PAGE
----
Last Tuesday I did something bold: I decided to chop off the majority of my long, wavy locks and opted for a much shorter hairstyle. And you know what?
I love it.
I had considered this haircut for a couple of years, but never found the courage to go through with it. The greatest deterrent from pursuing this style was a horrid image burned into my brain from over 14 years earlier. I had decided to donate my hair for my 7th birthday to Locks of Love, but the end result was quite bad.
At the time I didn’t think so. I was proud to have donated my hair, but looking back at it, I wish someone had at least granted me a personal, professional stylist to tame my unruly waves and bangs.
It helps that my current hair isn’t as short as it was then. Nonetheless, it’s still the second-shortest I’ve ever cut it during my life. Having access to mousse, curling irons, and straighteners, I feel much more confident in my new hair choice.
But this unwavering confidence didn’t last long.
The first few days were solid, having no regrets about my decision. But only a few days ago, I began struggling with a battle I’ve always fought: seeking the approval of others.
I wanted family and friends to like my choice, but I also wanted random people I interacted with to like it (even if they never vocalized their opinion).
Recognizing this negative self-thinking, I had to put a stop to it. If I was content and pleased about this decision I made, even if others didn’t agree, then my opinion is all that mattered.
I can’t help but draw a similar comparison in our walk with God.
I’m sure that many of us, at some point or another, have felt God’s calling in our life to pursue something. It may be something we’re passionate about, or it may be something of which we’re terrified. Regardless of how we feel, we decide to take that step of faith and trust God’s plan for us.
We fight that internal battle in our minds, the thoughts of doubt and worry — but we push through it, and we succeed because we follow God’s will.
We feel grateful and thankful to God because He showed us His plan, and that He was patient when we did have moments where we questioned Him. We feel proud of our strength and courage to have pursued what He has called us to.
Then the critics arrive…
In the wave of encouragement and prayers we receive from our fellow Christians, the emergence of opinions and criticisms arise from others. They question our motives. They ask if we were qualified to begin with. They doubt our abilities.
Suddenly, that joy and passion you felt from following God in obedience turns into a sinking feeling in your stomach. You start questioning yourself and the journey you’ve made to arrive at this point.
So often in life, my instinct has been to please others. I wanted them to approve of my decisions when it came to my faith and what I pursued.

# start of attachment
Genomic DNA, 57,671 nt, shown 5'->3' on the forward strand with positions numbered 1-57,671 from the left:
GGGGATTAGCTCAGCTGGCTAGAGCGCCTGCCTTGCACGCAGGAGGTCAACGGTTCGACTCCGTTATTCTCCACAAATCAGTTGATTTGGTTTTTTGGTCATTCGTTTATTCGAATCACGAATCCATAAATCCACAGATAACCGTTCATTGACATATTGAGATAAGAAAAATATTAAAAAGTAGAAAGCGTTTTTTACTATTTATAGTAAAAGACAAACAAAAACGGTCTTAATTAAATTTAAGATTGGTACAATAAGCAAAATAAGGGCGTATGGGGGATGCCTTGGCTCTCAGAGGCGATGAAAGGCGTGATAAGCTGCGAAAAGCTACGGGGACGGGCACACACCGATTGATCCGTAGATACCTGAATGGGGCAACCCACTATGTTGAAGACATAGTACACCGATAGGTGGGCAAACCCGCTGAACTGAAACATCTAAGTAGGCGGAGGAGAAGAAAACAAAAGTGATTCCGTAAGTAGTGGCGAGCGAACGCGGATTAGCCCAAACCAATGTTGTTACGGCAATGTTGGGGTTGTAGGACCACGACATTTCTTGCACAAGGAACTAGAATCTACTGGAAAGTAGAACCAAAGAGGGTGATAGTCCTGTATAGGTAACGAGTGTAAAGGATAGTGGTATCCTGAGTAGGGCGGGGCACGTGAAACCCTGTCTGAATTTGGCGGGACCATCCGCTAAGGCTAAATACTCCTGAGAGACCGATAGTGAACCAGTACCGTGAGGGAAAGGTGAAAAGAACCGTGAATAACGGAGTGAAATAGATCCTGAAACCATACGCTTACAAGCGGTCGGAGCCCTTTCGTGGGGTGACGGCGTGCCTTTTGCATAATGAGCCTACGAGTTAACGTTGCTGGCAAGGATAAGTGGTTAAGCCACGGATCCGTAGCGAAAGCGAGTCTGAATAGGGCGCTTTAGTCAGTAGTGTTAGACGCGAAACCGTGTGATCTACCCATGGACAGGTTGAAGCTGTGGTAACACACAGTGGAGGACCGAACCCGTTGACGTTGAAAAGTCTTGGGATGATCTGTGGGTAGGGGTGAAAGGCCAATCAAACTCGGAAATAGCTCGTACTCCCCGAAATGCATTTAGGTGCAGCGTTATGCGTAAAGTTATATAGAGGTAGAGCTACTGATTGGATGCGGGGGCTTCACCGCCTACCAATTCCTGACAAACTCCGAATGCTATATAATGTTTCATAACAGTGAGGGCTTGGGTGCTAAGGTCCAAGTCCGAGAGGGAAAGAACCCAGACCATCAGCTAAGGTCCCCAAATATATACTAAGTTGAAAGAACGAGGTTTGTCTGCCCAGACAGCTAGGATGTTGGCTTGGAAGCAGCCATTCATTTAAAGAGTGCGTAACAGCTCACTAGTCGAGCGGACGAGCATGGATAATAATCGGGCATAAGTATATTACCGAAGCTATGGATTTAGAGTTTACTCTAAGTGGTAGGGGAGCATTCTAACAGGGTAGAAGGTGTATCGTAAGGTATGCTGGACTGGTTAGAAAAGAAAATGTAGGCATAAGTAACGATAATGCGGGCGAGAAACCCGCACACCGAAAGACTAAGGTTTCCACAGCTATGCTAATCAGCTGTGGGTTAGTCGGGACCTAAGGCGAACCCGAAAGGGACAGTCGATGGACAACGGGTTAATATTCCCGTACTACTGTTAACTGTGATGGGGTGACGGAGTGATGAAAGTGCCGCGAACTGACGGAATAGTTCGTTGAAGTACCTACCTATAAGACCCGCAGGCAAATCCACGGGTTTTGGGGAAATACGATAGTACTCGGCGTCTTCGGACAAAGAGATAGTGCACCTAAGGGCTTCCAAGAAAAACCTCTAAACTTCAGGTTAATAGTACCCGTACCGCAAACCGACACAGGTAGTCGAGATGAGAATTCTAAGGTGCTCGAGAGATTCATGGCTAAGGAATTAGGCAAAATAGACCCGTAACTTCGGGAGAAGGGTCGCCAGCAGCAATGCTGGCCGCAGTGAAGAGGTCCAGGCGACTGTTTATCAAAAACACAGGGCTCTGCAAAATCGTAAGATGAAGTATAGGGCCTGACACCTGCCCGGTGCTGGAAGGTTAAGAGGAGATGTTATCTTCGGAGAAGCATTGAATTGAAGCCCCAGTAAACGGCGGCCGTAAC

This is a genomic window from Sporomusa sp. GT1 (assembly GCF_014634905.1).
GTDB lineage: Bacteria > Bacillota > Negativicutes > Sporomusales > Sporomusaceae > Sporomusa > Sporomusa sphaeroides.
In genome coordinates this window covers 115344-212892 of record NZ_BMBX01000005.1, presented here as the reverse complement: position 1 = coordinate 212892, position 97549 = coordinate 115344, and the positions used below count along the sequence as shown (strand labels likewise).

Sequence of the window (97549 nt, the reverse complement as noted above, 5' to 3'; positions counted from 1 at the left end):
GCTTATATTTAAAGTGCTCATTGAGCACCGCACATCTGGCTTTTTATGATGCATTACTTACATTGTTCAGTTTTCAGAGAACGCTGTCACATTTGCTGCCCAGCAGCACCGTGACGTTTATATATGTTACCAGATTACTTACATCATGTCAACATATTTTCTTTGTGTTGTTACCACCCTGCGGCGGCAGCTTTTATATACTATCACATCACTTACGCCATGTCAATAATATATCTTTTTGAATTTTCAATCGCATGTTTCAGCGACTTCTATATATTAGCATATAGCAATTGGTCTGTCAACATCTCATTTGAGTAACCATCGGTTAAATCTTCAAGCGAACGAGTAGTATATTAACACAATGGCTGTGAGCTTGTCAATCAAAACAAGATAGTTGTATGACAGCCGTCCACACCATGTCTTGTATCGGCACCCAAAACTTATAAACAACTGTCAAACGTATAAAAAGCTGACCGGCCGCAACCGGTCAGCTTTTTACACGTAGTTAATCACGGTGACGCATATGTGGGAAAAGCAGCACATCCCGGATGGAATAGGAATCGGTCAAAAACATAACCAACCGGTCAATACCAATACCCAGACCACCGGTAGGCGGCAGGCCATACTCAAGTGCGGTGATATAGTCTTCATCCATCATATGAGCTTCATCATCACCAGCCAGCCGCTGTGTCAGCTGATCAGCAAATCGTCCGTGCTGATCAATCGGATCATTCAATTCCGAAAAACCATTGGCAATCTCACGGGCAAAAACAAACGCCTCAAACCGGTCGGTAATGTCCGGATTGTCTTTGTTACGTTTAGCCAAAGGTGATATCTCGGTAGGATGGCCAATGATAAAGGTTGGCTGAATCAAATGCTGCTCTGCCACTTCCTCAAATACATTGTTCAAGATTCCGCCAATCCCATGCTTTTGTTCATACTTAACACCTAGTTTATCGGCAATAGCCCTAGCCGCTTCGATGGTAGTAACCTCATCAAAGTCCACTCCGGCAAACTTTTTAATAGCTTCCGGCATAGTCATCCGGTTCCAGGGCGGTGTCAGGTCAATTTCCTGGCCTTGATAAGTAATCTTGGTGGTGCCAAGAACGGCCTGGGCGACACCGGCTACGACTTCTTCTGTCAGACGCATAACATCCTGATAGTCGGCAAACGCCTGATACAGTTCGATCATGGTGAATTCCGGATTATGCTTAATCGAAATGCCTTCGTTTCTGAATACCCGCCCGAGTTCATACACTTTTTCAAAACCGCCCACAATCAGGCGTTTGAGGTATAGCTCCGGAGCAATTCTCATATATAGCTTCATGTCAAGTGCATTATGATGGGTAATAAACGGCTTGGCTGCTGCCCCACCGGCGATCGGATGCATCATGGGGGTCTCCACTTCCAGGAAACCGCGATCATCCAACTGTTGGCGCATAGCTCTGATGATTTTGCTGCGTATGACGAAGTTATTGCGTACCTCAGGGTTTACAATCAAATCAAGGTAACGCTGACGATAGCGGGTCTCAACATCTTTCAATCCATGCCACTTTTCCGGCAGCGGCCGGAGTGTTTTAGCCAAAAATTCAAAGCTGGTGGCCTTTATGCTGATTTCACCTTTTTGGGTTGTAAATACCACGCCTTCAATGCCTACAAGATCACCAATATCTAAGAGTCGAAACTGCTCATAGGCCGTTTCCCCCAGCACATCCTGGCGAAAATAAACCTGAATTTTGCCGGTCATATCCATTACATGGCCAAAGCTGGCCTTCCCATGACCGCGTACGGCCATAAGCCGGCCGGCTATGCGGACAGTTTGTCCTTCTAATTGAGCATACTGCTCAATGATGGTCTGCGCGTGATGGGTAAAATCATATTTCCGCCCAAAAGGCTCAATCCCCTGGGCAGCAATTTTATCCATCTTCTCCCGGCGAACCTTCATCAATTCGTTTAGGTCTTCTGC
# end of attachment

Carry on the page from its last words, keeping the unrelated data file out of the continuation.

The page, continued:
But I’ve had to remember this: I was not performing for an audience of dozens, hundreds, or even millions. I was performing for an audience of One. The One whose opinion, direction, and critique I seek is that of my Heavenly Father; the One who created me, knows me better than anyone in this life will, and has a plan for my life.
There have been many things within recent years that I have faced opposition for, even from Christians, when pursuing God’s calling for me:
- The sponsorship of my precious girls through Compassion International
- Completing internships at my former church and at Focus on the Family
- Serving in student ministry
- Creating this blog
Paul words this struggle perfectly in Galatians 1:10: “For am I now seeking the approval of man, or of God? Or am I trying to please man? If I were still trying to please man, I would not be a servant of Christ.”
It’s easy to fall within a trap of seeking other’s approval, but is it worth compromising what tasks God has bestowed upon us? We have the opportunity to grow in our relationship with Him and potentially serve others, and to see the miracles He works in transforming lives. Yet, we are willing to let it be lost for men’s approval. Even if it’s for one person.
We will not be free from criticism and opinions throughout this life; but in spite of it, I will continue to pursue God’s calling for me.
Where are areas that you may feel this same pressure in your faith, where the fear you experience is almost disabling?
In those moments of doubt and second-guessing, I encourage you to think not of the many whose approval you seek. Think of the One that has called you to your work. The One who believes in you, and has gifted you with the abilities to accomplish what He desires for you to complete.
After all, “I can do all things through Christ who strengthens me (Philippians 4:13).”